Agricultural Trade Reform and the Doha Development Agenda

27 Pages Posted: 31 Oct 2005

See all articles by Kym Anderson

Kym Anderson

University of Adelaide - Centre for International Economic Studies (CIES); Centre for Economic Policy Research (CEPR); Australian National University

Will J. Martin

International Food Policy Research Institute (IFPRI)

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Abstract

This paper examines the extent to which various regions, and the world as a whole, could gain from multilateral trade reform over the next decade. The World Bank's Linkage model of the global economy is employed to examine the impact first of current trade barriers and agricultural subsidies, and then of possible outcomes from the WTO's Doha Round. The results suggest moving to free global merchandise trade would boost real incomes in sub-Saharan Africa and Southeast Asia (and in Cairns Group countries) proportionately more than in other developing countries or high-income countries. Real returns to farmland and unskilled labour, and real net farm incomes, would rise substantially in those developing-country regions, thereby helping to reduce poverty. A Doha partial liberalisation could take the world some way towards those desirable outcomes, but more so the more agricultural subsidies are disciplined and applied tariffs are cut, and the more not just high-income but also developing countries choose to engage in the process of reform.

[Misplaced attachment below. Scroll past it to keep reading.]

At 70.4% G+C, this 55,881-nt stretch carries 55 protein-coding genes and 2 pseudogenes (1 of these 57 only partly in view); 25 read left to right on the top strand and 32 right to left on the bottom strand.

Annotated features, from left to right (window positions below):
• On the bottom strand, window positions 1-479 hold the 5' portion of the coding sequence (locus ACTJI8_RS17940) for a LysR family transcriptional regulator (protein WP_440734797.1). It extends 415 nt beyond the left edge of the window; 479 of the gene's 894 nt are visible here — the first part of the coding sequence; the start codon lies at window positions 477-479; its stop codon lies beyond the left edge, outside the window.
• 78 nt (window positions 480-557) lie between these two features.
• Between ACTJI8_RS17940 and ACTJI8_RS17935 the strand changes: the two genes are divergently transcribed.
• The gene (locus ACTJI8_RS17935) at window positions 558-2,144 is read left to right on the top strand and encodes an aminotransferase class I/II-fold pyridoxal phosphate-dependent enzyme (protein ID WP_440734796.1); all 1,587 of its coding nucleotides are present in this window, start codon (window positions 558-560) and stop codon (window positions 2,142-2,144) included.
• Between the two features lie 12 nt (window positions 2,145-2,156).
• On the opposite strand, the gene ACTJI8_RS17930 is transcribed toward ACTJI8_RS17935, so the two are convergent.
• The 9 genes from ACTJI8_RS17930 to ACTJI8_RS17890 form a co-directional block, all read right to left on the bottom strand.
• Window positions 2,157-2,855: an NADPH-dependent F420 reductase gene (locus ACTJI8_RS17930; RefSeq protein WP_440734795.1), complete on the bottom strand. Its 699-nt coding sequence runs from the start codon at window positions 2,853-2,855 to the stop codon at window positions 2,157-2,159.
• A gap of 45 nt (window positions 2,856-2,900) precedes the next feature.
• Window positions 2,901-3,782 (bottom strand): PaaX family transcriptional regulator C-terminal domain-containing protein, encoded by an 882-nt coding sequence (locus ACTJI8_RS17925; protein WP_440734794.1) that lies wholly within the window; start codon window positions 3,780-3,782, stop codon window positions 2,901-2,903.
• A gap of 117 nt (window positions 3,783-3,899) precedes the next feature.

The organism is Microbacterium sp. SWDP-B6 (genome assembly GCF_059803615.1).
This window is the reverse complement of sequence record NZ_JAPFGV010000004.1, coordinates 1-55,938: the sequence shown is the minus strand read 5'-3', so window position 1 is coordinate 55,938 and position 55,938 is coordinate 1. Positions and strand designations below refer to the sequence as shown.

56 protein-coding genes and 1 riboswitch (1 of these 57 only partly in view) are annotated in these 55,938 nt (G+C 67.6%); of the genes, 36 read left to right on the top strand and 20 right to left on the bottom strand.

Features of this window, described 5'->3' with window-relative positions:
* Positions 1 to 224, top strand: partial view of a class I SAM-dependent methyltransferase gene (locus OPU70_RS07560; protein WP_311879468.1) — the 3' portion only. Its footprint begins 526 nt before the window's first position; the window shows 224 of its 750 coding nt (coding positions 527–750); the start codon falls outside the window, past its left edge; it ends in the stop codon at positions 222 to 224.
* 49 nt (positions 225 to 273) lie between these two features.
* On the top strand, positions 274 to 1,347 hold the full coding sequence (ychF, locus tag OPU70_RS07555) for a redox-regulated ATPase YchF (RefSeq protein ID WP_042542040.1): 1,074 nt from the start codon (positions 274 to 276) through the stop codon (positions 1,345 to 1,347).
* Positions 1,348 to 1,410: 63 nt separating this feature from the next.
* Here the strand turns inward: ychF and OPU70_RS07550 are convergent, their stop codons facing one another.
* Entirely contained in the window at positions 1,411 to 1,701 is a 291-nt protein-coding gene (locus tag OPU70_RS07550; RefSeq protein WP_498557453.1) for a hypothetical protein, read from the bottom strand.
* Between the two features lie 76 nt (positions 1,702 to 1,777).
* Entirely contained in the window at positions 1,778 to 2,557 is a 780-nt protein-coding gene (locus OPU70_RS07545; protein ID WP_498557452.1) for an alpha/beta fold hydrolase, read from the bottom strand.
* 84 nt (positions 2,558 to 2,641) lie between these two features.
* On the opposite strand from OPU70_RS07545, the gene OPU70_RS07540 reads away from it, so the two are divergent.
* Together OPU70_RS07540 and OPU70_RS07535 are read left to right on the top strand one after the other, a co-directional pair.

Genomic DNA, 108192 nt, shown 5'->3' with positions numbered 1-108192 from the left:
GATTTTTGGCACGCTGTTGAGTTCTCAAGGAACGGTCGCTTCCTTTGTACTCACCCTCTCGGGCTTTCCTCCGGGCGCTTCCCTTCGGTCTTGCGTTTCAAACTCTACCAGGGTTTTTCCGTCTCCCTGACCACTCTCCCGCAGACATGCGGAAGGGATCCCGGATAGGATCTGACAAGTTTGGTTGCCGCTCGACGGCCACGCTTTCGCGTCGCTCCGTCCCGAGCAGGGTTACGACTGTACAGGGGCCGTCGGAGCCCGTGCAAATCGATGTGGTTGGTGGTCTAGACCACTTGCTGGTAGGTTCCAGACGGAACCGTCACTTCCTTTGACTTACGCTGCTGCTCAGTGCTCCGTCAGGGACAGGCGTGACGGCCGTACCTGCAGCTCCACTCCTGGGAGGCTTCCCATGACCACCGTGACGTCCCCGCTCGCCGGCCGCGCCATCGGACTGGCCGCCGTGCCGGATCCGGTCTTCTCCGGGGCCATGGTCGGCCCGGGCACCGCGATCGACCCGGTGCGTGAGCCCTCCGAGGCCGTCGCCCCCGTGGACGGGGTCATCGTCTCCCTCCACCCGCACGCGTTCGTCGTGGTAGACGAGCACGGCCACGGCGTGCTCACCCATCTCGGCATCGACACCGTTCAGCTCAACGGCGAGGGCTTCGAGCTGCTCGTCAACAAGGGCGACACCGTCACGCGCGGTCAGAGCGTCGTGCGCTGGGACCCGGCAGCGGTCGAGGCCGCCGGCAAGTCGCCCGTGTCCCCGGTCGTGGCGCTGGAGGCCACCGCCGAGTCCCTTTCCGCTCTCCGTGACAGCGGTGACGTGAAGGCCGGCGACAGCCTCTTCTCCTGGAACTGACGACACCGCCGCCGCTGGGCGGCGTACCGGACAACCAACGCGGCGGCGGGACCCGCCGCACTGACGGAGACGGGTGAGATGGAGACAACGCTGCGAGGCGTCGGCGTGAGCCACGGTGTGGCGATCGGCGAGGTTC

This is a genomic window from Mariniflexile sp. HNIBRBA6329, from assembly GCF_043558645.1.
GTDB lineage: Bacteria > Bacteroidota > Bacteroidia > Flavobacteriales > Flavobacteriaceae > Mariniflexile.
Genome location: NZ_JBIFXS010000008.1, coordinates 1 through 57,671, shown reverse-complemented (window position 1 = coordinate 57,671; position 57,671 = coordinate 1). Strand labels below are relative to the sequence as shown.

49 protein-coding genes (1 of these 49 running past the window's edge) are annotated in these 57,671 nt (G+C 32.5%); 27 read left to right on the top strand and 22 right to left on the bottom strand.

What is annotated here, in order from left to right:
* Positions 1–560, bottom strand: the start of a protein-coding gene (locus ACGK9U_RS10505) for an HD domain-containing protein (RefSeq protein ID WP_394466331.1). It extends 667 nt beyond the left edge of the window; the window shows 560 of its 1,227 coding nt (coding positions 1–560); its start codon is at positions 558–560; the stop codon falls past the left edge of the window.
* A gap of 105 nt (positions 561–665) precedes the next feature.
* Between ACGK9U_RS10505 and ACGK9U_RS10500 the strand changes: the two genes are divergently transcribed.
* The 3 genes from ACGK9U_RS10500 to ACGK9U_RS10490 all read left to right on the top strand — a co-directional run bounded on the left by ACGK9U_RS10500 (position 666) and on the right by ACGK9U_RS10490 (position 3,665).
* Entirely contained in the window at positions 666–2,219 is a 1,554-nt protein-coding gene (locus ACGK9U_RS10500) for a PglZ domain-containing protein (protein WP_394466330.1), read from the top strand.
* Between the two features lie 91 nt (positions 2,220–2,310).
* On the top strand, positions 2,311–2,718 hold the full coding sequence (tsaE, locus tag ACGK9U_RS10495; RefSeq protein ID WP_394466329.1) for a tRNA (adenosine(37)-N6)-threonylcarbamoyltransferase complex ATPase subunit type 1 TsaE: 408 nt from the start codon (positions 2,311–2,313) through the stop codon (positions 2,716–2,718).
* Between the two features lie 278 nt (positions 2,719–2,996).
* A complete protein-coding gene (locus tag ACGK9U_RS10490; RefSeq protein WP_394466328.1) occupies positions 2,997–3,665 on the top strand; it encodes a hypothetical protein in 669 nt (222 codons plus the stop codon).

Suggested Citation

Anderson, Kym and Martin, William J., Agricultural Trade Reform and the Doha Development Agenda. The World Economy, Vol. 28, No. 9, pp. 1301-1327, September 2005. Available at SSRN: https://ssrn.com/abstract=803913

Kym Anderson (Contact Author)

University of Adelaide - Centre for International Economic Studies (CIES) ( email )

School of Economics
Adelaide SA 5005
Australia
+61 8 8313 4712 (Phone)
+61 8 8223 1460 (Fax)

Centre for Economic Policy Research (CEPR)

London
United Kingdom

Australian National University ( email )

Arndt-Corden Dept of Economics
Coombs Building
Canberra, AK ACT 2600
Australia
+61 8 8313 4712 (Phone)

HOME PAGE: http://publicpolicy.anu.edu.au/crawford_people/content/staff/acde/kanderson.php

William J. Martin

International Food Policy Research Institute (IFPRI) ( email )

1201 Eye St, NW,
Washington, DC 20005
United States

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